A Brief History of West Hall
West Hall was the home of our department prior to our move into the Jonsson-Rowland Science Center and the Materials Research Center in 1998. While we are happy to now be located near the center of campus, we remember fondly those days on the western edge of RPI. Certainly to many of our alumni, West Hall remains the home of the department in memory. Below is a brief history of the building.
Rensselaer and West Hall have a love-hate relationship. Yes, West Hall is old and a bit decrepit. And students decry its distance from "the rest of campus." But there's no denying that West Hall has a charisma and a charm that outshines its imperfections of age and upkeep - in short, it has a history.
West Hall was the home to the Department of Earth and Environmental Sciences, nee Geology, for the over 40 years. Yet the history of this 100-plus year-old building extends far beyond our occupancy, specifically to June 28, 1868, when the cornerstone for a new hospital building was laid by the Right Reverend J.J. Conroy, Bishop of Albany.
"West Hall" was the next step in the evolution of St. Mary's Hospital, at that time known as the Troy Hospital. The Hospital movement in Troy began in 1845, when the epidemics of 1844 and '45 compelled city authorities to erect temporary buildings and use space in the Sisters of Charity orphanage in South Troy to care for the sick. In 1848, construction began on the first "permanent" Troy hospital, on the southwest corner of Washington and Fifth Streets. Upon its completion two years later, the hospital's direction was placed under the Sisters of Charity where it has since remained.
The Troy Hospital, which became the first full service hospital in New York State outside of the New York City area, remained in this building until 1914. About this time, however, owing to rapid growth of the city and of the construction of the Union Railroad within a few feet of the building, the location was deemed unsuitable and so the site upon which West Hall now sits was purchased.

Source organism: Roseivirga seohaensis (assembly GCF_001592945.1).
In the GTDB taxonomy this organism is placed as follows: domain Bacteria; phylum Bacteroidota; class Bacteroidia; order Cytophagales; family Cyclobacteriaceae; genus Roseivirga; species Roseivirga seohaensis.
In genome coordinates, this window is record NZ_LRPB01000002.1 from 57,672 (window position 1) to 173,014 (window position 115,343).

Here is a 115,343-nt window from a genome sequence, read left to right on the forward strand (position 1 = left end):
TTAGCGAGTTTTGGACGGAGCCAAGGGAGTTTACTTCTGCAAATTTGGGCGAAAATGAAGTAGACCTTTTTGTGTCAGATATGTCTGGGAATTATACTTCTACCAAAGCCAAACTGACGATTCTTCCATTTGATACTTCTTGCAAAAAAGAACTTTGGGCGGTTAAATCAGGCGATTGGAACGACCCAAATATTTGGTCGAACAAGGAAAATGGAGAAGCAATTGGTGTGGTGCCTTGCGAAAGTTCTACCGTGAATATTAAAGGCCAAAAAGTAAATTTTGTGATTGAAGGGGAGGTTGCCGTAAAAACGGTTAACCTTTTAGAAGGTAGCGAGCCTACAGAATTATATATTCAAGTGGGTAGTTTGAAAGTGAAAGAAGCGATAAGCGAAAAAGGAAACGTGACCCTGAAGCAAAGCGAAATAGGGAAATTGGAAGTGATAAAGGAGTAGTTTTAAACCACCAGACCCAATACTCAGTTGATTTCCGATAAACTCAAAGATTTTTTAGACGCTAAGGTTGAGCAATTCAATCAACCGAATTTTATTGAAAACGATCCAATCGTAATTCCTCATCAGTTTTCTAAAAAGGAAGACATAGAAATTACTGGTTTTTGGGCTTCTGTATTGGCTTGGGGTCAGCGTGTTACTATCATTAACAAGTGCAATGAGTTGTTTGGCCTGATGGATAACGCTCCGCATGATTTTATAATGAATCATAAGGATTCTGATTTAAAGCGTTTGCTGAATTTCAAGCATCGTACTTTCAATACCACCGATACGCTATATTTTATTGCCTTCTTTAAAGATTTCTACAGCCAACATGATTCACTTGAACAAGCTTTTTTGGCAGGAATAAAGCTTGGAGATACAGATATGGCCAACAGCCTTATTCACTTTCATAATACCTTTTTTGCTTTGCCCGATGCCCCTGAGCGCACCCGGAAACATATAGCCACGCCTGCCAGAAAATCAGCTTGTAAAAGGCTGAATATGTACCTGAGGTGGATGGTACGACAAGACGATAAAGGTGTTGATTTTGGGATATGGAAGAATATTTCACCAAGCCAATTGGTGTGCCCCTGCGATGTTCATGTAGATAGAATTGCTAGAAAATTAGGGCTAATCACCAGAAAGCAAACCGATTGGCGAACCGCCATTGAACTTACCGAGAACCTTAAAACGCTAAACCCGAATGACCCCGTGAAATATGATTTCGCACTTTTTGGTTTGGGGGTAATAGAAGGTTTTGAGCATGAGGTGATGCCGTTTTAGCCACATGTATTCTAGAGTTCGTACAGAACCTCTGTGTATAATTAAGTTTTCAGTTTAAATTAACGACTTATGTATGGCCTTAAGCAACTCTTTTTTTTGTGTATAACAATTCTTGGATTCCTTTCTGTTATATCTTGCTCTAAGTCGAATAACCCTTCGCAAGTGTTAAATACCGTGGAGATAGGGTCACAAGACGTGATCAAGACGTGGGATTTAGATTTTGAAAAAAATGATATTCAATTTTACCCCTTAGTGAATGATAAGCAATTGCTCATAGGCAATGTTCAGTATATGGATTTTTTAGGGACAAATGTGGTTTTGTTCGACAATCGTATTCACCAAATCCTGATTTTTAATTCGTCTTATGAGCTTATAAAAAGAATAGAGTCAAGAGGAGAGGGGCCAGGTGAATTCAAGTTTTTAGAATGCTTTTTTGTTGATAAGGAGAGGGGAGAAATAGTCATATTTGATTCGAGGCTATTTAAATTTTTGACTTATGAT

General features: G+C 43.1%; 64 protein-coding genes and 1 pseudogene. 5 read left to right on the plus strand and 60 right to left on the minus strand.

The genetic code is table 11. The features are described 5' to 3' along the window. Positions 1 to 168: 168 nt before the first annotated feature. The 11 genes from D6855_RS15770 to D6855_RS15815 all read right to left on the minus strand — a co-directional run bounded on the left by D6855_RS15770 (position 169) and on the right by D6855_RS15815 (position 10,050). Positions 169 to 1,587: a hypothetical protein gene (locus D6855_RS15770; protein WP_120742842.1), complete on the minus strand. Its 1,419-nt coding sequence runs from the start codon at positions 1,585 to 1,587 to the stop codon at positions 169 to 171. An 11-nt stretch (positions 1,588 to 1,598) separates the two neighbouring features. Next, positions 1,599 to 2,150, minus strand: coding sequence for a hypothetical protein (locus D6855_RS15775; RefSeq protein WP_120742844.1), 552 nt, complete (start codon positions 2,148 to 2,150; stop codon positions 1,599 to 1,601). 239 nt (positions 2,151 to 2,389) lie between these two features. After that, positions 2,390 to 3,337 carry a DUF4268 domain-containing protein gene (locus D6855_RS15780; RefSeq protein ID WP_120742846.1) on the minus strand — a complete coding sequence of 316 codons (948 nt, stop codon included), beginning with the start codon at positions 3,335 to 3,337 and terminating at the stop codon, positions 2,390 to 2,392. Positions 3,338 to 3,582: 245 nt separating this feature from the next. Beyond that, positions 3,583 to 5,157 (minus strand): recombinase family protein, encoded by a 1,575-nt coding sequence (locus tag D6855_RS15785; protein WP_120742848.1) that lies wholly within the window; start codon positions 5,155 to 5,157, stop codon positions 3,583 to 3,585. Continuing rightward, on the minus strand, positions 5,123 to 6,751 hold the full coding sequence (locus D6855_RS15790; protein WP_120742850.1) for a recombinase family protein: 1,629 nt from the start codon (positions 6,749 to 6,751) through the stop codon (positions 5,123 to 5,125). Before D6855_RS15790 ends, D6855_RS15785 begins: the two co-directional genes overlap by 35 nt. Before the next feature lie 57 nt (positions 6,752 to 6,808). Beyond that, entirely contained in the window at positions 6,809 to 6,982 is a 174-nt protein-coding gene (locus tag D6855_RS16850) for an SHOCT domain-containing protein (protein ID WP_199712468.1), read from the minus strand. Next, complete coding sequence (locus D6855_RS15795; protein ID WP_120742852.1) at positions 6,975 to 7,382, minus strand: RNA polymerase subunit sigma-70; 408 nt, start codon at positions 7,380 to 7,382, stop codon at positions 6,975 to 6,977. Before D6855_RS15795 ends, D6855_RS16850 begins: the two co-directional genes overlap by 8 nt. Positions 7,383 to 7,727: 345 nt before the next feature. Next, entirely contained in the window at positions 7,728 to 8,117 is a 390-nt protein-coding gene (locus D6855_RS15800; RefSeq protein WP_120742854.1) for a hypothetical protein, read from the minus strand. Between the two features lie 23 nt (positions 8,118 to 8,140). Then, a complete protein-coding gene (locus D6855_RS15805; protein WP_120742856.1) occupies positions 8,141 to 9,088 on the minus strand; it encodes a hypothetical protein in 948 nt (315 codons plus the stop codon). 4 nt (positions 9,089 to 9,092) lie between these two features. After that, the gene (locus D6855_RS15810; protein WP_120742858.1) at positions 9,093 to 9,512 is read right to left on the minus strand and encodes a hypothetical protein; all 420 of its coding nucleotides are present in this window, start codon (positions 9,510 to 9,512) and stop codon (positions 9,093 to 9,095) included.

However, it seems that West Hall was destined to accommodate the cultivation of the mind rather than the healing of the body. In 1922 it was purchased by the Diocese of Albany and served as Troy's Catholic Central High School for the next 30 years.
Though its name has changed, its tradition as a place of education remained when West Hall was purchased by Rensselaer Polytechnic Institute. Our own history here began after the Fuel Resources Department became the Geology Department and West Hall became its headquarters.
The geology department truly embraced West Hall as home, yet the building retained its character and evidence of its history. The office and museum were located in the old operating theater turned gymnasium, labs and classrooms in the old hospital rooms, rock storage in the front stairwells, and the sedimentology lab adjacent to the boiler-room in the sub-basement. Because of its history as a hospital and morgue, its dramatic victorian architecture, and its age, West Hall always invoked an image akin to the haunted house of classic horror films. Emanating noises from the steam pipes and critters in the walls aided that image. Stormy nights certainly had the ability to make the building's scientists a little uneasy, creating an atmosphere where one would expect encounters with the supernatural.
In 1998, the institute moved the Earth and Environmental Science department to the Science Center, moving in alongside the department of Physics, Applied Physics and Astronomy, and the department of Biology. West Hall is now home to the purchasing department, grants and contracts, as well as a substantial portion of the Integrated Electronic Arts department.